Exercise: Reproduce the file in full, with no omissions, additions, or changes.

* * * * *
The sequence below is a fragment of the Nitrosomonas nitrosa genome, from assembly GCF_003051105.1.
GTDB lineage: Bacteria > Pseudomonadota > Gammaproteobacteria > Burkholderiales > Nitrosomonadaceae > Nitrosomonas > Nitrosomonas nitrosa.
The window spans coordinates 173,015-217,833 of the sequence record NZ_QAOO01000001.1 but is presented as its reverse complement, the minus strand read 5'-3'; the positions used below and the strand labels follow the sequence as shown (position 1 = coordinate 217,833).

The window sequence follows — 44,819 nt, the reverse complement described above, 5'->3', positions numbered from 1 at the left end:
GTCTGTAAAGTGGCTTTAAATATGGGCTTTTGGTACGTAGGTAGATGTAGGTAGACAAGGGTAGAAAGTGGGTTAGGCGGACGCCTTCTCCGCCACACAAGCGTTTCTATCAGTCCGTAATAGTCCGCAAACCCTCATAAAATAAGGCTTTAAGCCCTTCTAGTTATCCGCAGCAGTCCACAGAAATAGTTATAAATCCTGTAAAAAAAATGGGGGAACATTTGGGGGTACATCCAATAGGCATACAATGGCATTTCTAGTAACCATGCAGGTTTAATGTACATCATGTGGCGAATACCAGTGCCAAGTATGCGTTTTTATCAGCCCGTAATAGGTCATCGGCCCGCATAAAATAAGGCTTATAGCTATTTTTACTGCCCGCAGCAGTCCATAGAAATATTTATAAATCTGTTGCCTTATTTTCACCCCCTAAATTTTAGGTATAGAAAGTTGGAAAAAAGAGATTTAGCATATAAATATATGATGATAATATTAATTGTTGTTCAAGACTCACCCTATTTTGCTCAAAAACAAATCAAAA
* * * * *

The sequence below is a fragment of the Nitrosomonas nitrosa genome, from assembly GCF_003051105.1.
GTDB lineage: Bacteria > Pseudomonadota > Gammaproteobacteria > Burkholderiales > Nitrosomonadaceae > Nitrosomonas > Nitrosomonas nitrosa.
The window spans coordinates 173,015-217,833 of the sequence record NZ_QAOO01000001.1 but is presented as its reverse complement, the minus strand read 5'-3'; the positions used below and the strand labels follow the sequence as shown (position 1 = coordinate 217,833).

The window sequence follows — 44,819 nt, the reverse complement described above, 5'->3', positions numbered from 1 at the left end:
GTCTGTAAAGTGGCTTTAAATATGGGCTTTTGGTACGTAGGTAGATGTAGGTAGACAAGGGTAGAAAGTGGGTTAGGCGGACGCCTTCTCCGCCACACAAGCGTTTCTATCAGTCCGTAATAGTCCGCAAACCCTCATAAAATAAGGCTTTAAGCCCTTCTAGTTATCCGCAGCAGTCCACAGAAATAGTTATAAATCCTGTAAAAAAAATGGGGGAACATTTGGGGGTACATCCAATAGGCATACAATGGCATTTCTAGTAACCATGCAGGTTTAATGTACATCATGTGGCGAATACCAGTGCCAAGTATGCGTTTTTATCAGCCCGTAATAGGTCATCGGCCCGCATAAAATAAGGCTTATAGCTATTTTTACTGCCCGCAGCAGTCCATAGAAATATTTATAAATCTGTTGCCTTATTTTCACCCCCTAAATTTTAGGTATAGAAAGTTGGAAAAAAGAGATTTAGCATATAAATATATGATGATAATATTAATTGTTGTTCAAGACTCACCCTATTTTGCTCAAAAACAAATCAAAA